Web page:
One of the clearest indications of the growing income and wealth inequality in our nation is the level of college debt that is being incurred by the vast majority of the current generation of college students and recent graduates.
According to one study, student loans total an astounding $1.5 trillion, a figure that represents the largest source of debt for Americans after home mortgages.
The recent college admissions scandal has highlighted what is common knowledge, namely, that the rich are able to gain admission into elite colleges for no other reason than their extreme wealth.
But the flip side of this story is that the wealthy not only can pay huge sums to bribe their kids’ way into these schools, but also that they can afford to pay the full fare without worrying about financial aid or loans.
However, admission into elite colleges is not even the tip of the iceberg in terms of the issue of paying college expenses. Public college and universities used to be affordable alternatives for lower-income and middle-class students. But given that state and federal funding for higher education has been on a steady, downward plunge since the 1980s, state schools of higher education now have little money for scholarships, even for needy students.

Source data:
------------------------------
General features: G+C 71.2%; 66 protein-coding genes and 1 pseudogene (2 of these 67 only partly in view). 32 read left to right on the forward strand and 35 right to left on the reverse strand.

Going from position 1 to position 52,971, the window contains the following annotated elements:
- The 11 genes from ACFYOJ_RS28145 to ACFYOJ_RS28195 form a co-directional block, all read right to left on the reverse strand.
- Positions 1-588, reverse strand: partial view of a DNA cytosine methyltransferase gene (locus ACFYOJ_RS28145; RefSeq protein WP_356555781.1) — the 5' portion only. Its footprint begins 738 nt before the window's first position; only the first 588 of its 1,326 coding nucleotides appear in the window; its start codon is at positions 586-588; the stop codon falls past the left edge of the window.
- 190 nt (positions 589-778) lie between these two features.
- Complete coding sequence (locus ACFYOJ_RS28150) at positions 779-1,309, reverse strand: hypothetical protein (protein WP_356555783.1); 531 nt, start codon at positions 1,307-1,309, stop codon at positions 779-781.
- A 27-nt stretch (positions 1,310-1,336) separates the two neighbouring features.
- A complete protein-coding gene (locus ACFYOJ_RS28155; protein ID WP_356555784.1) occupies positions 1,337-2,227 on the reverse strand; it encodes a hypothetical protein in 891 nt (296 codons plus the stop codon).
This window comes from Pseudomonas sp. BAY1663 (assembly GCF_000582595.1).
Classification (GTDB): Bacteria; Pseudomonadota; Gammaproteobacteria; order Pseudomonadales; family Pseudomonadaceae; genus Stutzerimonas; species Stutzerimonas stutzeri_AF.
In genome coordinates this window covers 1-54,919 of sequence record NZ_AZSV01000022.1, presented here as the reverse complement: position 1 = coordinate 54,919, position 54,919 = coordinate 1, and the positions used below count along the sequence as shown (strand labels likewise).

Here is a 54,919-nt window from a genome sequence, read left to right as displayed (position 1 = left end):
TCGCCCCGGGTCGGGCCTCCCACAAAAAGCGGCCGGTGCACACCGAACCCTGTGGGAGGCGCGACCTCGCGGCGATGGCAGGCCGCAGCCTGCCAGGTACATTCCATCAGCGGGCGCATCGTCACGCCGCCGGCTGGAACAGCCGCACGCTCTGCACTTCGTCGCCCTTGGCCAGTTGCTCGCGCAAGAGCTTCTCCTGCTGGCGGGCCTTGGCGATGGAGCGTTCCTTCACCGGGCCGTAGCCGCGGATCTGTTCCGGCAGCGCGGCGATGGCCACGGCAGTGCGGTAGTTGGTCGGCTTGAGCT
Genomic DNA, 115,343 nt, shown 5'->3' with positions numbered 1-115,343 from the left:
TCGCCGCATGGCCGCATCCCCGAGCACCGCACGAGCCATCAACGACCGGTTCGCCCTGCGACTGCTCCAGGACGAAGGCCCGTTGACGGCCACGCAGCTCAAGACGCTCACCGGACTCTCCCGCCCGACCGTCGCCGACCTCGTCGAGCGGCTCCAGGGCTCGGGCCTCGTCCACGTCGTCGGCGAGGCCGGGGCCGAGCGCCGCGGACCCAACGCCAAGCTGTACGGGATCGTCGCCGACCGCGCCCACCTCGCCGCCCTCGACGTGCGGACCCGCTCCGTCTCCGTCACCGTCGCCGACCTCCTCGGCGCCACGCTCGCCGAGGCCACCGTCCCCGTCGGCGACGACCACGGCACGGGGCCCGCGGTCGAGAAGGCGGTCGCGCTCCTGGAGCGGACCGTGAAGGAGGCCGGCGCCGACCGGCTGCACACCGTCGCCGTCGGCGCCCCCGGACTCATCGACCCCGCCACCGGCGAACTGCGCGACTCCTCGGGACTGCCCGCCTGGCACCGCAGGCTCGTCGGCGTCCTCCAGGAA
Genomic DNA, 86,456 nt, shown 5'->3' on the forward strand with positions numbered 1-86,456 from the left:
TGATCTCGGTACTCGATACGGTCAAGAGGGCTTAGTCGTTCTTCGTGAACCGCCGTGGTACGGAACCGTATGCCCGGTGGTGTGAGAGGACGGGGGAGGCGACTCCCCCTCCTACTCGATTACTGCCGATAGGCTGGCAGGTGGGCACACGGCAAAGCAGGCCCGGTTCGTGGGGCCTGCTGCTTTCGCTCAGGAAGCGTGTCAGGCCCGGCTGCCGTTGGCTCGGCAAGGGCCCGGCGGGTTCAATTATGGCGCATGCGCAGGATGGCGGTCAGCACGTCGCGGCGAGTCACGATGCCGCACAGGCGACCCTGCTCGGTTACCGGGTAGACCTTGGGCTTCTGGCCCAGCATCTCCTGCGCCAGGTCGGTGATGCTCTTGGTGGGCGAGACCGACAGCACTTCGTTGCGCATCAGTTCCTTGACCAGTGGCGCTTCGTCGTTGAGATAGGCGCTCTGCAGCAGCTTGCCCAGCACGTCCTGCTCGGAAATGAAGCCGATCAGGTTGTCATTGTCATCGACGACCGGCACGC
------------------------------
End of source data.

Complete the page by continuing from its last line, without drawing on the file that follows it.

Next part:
As a result, today’s young people are graduating with an average debt of $50,000. $100,000 in loans is not an uncommon figure — and these are graduates from state universities.
There also are two other factors that are compounding the negative effects of high student debt: According to a recent study, young adults today earn $10,000 a year less than their counterparts did in in 1989. In addition, the interest rate on that $1.5 trillion of debt is around seven percent — a figure that is far higher than almost any other kind of consumer debt
This situation not only is tragic — and that is not too strong a word to use — for our young generation, but it also holds profound consequences for the future of our country.
With such high levels of debt, young people are marrying later in life and having fewer children. Their college debt means that they will be unable to buy homes, which not only ultimately will have a depressing effect on the housing market and the economy, but will render the achievement of the American Dream all but impossible for this generation.
With the Baby Boomers reaching full retirement age, there also is this question: Who is going to pay for the Boomers’ Medicare and Social Security costs if today’s young people are so financially overburdened?
The Green New Deal proposed by Sen. Ed Markey and others not only is about saving our environment, but it also aims to give young people a fighting chance to get out from under the crushing burden of student debt and exorbitant tuition bills.
America is the only major country that imposes these debts upon its young people — and the time may have come to end it now.